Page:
Soul of Kyoto


After years of planning, cancellations, night-long research and weekend calls, finally, we embarked on our journey to the Land of Rising Sun. Two friends flew from Melbourne and we both from Singapore. Places got added in our itinerary based on everyone’s choices but not convenience. Our base was the ancient capital of Japan – Kyoto!

As the cherry blossom fades and the city awaits the arrival of fall, attention turns towards the vibrant soul of Kyoto – its people. If you follow the world war stories, you might know how the city escaped t atomic explosion. The war secretary Henry Stimson had been to Kyoto on his honeymoon and he was struck by the beauty and richness of its culture. Mainly, due to his effort Kyoto was removed from the target list.

It was fascinating to walk through the city and see how the old small-town charm is still abundant in the midst of all modern amenities.

In 3 days, we mostly covered the rustic alleys of Higashimaya, the mystic yet modern Gion district, Nishiki Market and Kyoto station area. As usual, if we liked a place, it ended up attracting us multiple times in a day, covering the golden and blue hour. Sharing some glimpses, as viewed through my lens.

Thriving between past and present
Traditional wooden machiya houses line the streets of HIgashimaya and Gion

Locals like to wear long, cotton outfits; either in solid color or some having beautiful patterns of natural elements.

Kimono and yukata are still staple wears for many

Kyoto adores warm lights. All shops, bars and streets are illuminated with beautiful warm lights that compliment the blue hour and the dark night.

Green tea seller at Nishiki market

Sake (famous Japanese rice wine) seller

We roamed on the streets with no plan, no itinerary, just feet on the pavement and eyes widely open. At back of my mind, I always had the wish of spotting a Geisha. It’s very rare. But I must have manifested this idea so strongly that a real Geisha actually emerged from the crowd, offering me a fleeting glance before she disappeared again in a dark, alley of Gion.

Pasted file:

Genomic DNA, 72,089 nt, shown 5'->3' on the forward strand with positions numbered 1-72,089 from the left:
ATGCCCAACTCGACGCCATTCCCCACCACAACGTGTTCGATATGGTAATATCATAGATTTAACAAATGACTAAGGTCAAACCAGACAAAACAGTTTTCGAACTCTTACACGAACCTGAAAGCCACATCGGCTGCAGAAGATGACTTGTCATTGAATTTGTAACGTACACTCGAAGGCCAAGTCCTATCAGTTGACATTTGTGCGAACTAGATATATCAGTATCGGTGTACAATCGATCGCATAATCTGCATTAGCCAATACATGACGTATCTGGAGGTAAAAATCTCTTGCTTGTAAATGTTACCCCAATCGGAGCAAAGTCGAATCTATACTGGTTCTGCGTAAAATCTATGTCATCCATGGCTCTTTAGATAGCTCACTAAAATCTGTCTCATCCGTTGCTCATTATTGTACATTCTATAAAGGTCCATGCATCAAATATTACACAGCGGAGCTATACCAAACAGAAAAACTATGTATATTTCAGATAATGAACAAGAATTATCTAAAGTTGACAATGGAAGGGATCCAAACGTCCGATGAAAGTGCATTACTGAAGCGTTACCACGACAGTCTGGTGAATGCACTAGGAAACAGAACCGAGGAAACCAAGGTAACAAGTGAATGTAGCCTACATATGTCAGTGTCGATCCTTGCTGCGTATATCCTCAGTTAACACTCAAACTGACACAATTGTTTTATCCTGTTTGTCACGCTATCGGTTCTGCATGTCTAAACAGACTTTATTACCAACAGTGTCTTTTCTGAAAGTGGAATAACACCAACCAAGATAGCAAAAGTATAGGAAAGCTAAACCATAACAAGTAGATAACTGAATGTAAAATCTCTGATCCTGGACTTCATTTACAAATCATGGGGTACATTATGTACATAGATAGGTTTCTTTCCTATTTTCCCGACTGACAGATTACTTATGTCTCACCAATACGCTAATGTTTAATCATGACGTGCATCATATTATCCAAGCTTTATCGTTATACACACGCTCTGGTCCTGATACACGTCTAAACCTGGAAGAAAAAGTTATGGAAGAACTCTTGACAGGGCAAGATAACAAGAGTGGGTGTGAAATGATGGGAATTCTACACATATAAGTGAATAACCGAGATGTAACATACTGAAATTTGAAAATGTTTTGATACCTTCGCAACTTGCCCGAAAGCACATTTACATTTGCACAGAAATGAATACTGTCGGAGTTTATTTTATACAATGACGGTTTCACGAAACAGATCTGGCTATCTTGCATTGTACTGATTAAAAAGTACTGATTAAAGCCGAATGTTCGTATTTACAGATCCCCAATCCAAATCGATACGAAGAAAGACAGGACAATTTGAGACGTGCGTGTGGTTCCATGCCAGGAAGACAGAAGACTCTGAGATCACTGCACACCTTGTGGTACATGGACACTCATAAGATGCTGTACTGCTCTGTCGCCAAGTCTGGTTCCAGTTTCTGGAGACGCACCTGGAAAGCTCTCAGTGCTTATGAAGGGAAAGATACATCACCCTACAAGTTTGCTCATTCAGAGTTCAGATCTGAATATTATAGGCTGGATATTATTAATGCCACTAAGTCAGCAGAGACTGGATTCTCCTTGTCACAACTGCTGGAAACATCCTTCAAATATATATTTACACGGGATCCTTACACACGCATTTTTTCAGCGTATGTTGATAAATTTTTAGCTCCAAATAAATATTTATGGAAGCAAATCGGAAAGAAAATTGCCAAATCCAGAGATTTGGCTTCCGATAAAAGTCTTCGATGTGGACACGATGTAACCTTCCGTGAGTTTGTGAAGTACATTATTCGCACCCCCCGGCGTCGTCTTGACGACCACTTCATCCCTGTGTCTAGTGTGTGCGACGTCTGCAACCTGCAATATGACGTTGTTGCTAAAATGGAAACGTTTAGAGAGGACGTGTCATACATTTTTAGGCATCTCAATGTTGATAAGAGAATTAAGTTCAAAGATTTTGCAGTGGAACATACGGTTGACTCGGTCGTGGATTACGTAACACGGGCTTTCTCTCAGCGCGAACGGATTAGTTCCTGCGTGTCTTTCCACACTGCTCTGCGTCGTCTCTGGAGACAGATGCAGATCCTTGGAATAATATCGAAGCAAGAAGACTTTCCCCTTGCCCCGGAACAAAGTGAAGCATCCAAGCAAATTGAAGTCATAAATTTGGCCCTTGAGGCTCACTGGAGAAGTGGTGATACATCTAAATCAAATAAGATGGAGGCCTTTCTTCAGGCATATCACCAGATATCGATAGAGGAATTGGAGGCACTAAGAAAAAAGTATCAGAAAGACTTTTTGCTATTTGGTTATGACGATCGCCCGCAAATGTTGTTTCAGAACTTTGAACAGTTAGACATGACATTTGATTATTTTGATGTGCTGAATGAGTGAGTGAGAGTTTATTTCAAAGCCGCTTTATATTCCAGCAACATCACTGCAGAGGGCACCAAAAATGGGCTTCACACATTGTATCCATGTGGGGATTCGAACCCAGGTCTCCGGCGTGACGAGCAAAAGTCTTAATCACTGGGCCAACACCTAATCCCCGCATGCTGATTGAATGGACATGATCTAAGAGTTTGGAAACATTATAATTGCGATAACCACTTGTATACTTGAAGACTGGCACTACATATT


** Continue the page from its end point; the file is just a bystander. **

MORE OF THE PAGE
We will remember Kyoto for a very long time because of its warmth and cultural spirit


Hoping to get a sneak peak of the Mt. Kinabalu, a natural UNESCO world heritage site, I and Ujjal set off for Kotakinabalu, the capital of Sabah. There is no doubt that the mountain (4095 meters) has been the main attraction of this Malaysian city for all the tourists and explorers. But to our surprise this long narrow coastal stretch fascinated us with all its natural and cultural diversities as well as friendly people.

Here are some of the highlights of our trip.

The most important comes first:

Google shows one of the commonly asked questions about Kinabalu: “Is it a volcano?” The answer is ‘No’! But that certainly does not make it the safest mountain. This massive plutonic body was pushed up from the earth’s crust millions of years ago and it is still rising at the annual rate of 0.5 mm. Back in 2015 it was affected by a deadly earthquake. But all those who still go for the summit definitely seals a lifetime experience! And all those who witness its grandeur from the base also enjoy a breathtaking view!

Clouds rolling over the mighty Kinabalu from Kundasang

They say, negative ions in the air are good for your body and its highest concentration is felt in clean air near mountain or forest. Its healing effect can be suddenly felt when you open the windows. Well, what could be a better place of feeling this than the Borneo rain forest! We switched off our car AC and rolled down the window! The chilly wind just refreshed our body, mind and soul as we crossed the beautiful hill town Kundasang!

View from Kundasang Town

Our next stop was ‘Desa Dairy Farm’. It is a high altitude grassland, also categorized as montane grasslands and is a an important part of Kinabalu ecosystem. We tasted the freshly made chocolate ice cream while enjoying the green meadows and cool wind.